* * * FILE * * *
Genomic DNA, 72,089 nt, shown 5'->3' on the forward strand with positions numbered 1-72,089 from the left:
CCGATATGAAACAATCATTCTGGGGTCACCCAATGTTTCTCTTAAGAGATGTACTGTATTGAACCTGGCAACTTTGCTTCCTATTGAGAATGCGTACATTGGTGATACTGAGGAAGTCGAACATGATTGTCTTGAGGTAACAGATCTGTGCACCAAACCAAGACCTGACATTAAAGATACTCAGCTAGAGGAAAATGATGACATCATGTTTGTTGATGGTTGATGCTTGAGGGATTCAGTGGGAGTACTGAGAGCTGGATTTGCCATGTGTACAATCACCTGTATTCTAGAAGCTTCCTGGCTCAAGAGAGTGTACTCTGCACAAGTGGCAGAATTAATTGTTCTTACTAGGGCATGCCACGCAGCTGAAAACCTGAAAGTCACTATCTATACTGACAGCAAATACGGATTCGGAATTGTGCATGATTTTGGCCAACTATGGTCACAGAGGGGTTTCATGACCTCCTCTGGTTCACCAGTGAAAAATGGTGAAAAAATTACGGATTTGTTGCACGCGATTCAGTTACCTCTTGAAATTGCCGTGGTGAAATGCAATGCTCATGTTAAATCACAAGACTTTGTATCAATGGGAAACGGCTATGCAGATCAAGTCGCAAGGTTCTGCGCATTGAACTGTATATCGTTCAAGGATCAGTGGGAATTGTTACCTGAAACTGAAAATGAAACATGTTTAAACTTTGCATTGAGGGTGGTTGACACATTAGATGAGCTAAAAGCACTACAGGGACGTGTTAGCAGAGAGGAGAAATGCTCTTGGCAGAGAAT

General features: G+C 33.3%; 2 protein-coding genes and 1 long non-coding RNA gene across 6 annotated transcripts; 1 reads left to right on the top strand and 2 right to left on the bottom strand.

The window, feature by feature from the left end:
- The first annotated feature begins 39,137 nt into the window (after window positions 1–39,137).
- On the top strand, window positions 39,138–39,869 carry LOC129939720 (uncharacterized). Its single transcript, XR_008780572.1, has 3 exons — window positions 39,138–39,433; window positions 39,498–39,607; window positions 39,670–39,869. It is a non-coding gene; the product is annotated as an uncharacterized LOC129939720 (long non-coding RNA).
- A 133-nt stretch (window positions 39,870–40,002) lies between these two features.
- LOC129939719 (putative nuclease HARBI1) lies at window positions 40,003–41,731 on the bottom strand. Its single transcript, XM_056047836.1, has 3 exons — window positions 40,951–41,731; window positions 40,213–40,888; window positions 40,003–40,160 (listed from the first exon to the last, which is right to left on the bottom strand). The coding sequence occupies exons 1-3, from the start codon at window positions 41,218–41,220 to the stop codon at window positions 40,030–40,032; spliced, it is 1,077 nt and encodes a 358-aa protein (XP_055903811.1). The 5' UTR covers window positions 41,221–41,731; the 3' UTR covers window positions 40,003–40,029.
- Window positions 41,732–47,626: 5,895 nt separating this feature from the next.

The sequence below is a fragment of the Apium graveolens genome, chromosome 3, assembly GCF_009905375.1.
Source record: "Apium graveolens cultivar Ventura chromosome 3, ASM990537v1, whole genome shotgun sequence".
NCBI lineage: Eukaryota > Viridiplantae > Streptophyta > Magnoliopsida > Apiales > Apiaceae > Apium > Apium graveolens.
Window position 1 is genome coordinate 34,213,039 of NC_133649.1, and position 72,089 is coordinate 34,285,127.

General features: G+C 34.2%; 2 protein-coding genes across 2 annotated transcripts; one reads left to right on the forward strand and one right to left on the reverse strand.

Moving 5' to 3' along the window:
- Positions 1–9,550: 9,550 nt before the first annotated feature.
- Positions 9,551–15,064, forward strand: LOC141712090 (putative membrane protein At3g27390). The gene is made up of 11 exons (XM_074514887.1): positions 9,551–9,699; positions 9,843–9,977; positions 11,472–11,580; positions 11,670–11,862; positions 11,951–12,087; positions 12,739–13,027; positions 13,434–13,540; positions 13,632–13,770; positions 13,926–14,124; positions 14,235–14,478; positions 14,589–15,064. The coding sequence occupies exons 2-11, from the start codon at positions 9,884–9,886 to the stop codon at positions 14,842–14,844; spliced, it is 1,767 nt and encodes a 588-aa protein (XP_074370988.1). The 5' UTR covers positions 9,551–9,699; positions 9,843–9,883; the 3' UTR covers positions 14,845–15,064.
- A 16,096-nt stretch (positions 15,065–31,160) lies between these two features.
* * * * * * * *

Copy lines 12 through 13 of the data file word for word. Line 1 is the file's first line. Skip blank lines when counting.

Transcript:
NCBI lineage: Eukaryota > Viridiplantae > Streptophyta > Magnoliopsida > Apiales > Apiaceae > Apium > Apium graveolens.
Window position 1 is genome coordinate 34,213,039 of NC_133649.1, and position 72,089 is coordinate 34,285,127.